Metal ions are essential to life as they augment amino acid protein chemistry and thereby catalyze many difficult biological reactions. As "free" metal ions are toxic and indiscriminately reactive, critical protein systems have evolved to sequester, chaperone, and regulate metal ion concentrations. Defects in these systems lead to metal ion metabolic disease and result in cellular, tissue, and systemic pathology. The iron-sulfur cluster assembly pathway contains a conserved set of metallochaperone proteins that recognize and insert Fe-S clusters into apo metalloproteins. Our working model is that frataxin (Fxn) binds to a Nfs1/Isd11/Isu2 complex and activates the complex for Fe-S cluster biosynthesis. In this proposal, we aim to build on these results by further developing our in vitro system and providing structural properties for the assembly complexes, mechanistic details for Fe-S cluster synthesis, and determine the basis for the compromised function in Friedreich's ataxia clinical variants. This fundamental research will establish a framework for emerging genetic results and discoveries and provide a basis for understanding defects in iron-sulfur cluster metabolism relevant to human health and disease.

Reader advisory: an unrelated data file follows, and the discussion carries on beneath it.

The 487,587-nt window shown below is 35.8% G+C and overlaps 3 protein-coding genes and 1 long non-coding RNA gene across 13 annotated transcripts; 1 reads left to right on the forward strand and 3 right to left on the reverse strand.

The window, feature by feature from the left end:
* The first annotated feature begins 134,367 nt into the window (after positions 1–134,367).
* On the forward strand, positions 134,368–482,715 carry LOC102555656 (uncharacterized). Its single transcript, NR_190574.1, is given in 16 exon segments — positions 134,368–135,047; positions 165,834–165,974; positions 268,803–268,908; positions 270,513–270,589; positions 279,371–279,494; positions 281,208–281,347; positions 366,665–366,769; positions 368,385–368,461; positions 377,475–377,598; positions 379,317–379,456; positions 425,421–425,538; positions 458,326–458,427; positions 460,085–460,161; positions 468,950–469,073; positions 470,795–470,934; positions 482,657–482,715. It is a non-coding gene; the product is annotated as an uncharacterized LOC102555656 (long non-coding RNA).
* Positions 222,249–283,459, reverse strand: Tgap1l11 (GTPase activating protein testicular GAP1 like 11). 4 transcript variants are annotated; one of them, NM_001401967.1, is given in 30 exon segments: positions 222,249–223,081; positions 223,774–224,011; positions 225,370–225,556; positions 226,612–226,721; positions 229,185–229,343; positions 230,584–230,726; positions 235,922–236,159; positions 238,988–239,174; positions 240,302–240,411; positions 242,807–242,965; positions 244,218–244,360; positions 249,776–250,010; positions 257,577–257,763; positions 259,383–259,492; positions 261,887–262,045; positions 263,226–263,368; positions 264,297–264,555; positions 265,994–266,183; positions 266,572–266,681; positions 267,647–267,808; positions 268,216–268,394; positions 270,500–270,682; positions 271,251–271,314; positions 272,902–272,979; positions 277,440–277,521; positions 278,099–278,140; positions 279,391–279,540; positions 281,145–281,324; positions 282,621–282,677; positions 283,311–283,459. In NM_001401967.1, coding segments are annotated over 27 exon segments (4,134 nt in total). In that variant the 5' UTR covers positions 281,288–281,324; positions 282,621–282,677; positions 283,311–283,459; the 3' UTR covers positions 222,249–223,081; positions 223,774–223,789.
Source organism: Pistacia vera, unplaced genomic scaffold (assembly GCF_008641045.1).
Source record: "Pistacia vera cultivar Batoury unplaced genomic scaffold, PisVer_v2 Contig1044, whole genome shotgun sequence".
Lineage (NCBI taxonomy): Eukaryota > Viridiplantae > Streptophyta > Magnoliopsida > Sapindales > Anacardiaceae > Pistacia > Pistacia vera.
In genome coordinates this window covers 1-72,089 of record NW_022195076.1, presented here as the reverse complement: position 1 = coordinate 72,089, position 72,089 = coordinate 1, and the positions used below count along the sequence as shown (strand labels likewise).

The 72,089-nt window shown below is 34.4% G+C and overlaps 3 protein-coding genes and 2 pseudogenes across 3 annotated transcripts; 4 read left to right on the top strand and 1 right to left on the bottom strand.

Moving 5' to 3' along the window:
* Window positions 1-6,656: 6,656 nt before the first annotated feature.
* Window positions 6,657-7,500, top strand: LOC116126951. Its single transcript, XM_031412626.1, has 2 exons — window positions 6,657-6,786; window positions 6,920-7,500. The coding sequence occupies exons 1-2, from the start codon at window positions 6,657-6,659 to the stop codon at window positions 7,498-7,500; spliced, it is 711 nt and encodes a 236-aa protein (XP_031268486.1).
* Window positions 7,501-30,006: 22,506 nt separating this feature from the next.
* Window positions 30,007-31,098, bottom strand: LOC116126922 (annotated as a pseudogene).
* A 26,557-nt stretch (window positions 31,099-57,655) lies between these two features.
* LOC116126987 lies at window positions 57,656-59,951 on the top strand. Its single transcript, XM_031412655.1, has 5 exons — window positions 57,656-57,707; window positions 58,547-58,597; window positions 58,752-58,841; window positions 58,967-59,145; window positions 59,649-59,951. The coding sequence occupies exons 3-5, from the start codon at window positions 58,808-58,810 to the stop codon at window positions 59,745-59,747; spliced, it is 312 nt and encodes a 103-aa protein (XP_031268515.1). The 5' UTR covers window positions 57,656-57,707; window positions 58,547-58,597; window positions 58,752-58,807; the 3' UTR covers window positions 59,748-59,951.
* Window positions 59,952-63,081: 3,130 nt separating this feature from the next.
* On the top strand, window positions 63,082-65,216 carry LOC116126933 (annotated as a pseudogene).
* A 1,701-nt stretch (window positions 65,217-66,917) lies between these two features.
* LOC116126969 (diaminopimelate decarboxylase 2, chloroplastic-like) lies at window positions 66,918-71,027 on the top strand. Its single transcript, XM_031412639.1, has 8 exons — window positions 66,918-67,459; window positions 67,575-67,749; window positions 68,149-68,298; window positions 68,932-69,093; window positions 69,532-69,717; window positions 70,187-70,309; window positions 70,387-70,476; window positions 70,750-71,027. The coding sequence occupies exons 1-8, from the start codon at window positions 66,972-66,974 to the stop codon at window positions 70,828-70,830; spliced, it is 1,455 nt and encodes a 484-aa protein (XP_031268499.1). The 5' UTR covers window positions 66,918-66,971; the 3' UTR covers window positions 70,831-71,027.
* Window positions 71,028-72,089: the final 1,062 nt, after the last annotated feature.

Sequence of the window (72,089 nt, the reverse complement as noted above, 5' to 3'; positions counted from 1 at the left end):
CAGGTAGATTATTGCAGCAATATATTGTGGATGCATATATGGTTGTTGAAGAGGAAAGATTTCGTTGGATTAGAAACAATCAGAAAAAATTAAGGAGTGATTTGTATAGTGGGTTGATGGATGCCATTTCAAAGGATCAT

The fundamental research in this proposal will have important public health implications for understanding iron metabolism and mitochondrial dysfunction. Defects in the biogenesis of iron-sulfur clusters are directly associated with cardiovascular and neurodegenerative disease, and contribute to genomic instability, the development of cancer, and aging.
|Bridwell-Rabb, Jennifer; Iannuzzi, Clara; Pastore, Annalisa et al. (2012) Effector role reversal during evolution: the case of frataxin in Fe-S cluster biosynthesis. Biochemistry 51:2506-14|